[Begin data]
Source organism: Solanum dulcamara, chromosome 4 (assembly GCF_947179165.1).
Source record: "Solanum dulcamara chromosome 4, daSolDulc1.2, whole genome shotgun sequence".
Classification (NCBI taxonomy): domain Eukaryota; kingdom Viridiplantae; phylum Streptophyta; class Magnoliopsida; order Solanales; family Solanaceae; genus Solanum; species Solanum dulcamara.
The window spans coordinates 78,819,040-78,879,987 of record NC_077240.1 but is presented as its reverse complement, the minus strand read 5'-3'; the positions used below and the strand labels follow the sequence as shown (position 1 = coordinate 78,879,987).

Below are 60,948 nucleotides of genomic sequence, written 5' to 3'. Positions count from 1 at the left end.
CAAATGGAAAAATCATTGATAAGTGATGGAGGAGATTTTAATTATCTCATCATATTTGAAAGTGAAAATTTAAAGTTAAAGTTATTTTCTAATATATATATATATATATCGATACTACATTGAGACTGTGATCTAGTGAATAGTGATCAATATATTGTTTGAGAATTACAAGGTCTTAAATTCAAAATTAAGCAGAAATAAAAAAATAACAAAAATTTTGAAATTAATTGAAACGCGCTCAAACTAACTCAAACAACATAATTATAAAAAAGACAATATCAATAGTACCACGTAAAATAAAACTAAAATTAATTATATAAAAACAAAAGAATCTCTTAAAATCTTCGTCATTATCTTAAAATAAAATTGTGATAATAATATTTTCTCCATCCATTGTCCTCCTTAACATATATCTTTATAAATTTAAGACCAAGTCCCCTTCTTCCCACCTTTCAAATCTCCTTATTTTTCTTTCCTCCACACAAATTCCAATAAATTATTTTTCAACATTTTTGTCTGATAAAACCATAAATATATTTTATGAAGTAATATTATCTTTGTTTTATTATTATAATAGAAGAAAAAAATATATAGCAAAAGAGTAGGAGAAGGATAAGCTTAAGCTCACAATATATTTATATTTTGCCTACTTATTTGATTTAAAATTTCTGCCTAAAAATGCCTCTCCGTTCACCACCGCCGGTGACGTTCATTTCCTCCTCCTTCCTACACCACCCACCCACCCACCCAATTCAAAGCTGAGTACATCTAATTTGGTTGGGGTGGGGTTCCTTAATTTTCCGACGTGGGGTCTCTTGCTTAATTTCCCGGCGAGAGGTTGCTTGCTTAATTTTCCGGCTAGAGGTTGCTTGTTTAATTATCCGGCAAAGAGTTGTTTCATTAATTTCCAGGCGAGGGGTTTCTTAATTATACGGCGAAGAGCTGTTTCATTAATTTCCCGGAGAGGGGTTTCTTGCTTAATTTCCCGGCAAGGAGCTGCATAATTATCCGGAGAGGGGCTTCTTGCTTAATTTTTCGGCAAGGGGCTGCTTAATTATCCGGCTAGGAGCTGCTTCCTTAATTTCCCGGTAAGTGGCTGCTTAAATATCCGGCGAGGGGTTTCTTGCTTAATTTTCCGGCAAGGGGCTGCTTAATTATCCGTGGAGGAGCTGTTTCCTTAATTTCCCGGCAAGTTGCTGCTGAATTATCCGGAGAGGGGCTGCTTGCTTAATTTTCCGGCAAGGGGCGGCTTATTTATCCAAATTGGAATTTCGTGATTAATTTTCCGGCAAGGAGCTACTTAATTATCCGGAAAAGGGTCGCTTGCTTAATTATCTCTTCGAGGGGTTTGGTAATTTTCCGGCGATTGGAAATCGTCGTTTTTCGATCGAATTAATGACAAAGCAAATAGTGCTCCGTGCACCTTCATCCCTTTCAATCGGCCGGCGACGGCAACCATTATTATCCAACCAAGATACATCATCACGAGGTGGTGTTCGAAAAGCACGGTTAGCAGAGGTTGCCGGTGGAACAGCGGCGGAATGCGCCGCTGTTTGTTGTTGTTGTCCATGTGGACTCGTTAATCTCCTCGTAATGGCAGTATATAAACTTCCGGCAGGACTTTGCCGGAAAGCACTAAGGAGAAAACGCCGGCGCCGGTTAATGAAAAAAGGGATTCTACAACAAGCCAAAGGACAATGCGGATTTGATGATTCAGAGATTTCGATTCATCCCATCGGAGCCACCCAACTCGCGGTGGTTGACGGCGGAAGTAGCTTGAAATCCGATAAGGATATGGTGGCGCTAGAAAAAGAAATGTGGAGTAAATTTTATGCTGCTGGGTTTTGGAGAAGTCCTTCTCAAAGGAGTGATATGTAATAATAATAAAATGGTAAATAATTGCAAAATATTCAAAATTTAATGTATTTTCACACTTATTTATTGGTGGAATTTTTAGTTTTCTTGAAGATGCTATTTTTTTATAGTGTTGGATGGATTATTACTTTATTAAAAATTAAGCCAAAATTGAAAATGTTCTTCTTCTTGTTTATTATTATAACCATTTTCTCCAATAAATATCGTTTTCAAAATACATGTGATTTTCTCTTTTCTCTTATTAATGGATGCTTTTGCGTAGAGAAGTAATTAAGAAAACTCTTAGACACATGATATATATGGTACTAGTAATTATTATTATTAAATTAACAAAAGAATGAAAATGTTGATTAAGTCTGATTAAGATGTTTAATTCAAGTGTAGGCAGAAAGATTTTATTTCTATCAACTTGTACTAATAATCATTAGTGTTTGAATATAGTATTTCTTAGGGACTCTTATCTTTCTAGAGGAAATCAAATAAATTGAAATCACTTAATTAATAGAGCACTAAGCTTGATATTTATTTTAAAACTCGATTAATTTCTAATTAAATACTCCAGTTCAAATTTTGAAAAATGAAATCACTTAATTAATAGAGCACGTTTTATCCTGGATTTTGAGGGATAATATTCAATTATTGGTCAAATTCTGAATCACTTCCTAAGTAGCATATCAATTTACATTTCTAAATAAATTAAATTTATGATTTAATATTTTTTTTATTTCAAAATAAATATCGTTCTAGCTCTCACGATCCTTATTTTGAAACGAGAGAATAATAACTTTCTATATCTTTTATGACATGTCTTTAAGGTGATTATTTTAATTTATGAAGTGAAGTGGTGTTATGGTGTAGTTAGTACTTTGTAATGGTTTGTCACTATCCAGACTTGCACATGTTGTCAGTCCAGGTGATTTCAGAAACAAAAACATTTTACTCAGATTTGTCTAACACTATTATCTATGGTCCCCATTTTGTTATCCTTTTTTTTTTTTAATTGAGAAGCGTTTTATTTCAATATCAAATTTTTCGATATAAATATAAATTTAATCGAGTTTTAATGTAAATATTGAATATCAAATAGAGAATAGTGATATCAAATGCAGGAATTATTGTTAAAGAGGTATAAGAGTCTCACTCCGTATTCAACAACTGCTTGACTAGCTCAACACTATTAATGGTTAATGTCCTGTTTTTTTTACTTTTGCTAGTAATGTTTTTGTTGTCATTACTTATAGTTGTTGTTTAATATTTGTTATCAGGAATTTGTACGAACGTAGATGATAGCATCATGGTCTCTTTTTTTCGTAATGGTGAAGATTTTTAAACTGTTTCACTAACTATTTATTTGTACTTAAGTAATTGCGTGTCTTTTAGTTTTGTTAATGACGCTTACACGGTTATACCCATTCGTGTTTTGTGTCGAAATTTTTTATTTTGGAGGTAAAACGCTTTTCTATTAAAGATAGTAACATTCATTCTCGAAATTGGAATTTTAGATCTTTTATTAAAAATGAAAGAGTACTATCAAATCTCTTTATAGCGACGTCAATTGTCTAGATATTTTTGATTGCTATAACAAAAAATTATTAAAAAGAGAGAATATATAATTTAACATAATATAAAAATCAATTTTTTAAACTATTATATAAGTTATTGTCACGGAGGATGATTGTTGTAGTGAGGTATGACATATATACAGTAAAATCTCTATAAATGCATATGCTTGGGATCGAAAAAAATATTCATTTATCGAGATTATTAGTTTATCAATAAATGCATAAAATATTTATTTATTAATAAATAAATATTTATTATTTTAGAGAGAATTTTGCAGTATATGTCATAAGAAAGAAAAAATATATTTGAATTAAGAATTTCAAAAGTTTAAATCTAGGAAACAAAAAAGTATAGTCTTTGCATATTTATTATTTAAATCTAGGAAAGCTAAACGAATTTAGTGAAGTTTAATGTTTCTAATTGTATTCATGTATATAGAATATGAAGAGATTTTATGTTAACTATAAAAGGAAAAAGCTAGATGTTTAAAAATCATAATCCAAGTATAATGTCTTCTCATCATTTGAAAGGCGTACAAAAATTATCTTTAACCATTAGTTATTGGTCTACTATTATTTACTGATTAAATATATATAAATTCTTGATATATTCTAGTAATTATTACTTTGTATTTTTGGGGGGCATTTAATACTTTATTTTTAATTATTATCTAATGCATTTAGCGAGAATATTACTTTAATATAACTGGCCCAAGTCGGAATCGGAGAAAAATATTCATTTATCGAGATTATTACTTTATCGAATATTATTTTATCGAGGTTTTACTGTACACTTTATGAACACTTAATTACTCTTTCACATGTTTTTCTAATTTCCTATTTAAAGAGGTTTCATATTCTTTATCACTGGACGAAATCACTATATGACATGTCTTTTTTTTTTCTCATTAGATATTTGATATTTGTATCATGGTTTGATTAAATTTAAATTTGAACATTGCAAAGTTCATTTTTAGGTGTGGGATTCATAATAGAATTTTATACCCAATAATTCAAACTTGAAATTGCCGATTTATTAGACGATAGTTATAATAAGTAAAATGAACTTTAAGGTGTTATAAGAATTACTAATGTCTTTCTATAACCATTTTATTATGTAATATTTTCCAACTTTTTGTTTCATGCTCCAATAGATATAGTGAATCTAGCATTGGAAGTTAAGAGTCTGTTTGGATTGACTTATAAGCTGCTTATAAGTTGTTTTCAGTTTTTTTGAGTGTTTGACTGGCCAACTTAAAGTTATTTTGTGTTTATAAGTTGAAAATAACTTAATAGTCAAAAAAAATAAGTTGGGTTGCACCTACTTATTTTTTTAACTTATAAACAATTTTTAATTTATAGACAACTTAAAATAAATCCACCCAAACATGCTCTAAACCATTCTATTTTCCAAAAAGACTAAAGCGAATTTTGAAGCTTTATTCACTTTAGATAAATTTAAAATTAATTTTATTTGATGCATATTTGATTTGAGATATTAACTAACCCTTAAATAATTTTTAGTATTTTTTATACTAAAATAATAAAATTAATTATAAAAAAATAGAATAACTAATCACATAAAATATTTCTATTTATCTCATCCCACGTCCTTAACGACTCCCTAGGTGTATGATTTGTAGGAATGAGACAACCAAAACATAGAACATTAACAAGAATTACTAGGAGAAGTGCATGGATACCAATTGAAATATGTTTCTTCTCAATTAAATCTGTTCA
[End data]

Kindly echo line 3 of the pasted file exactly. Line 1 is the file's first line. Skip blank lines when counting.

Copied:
Classification (NCBI taxonomy): domain Eukaryota; kingdom Viridiplantae; phylum Streptophyta; class Magnoliopsida; order Solanales; family Solanaceae; genus Solanum; species Solanum dulcamara.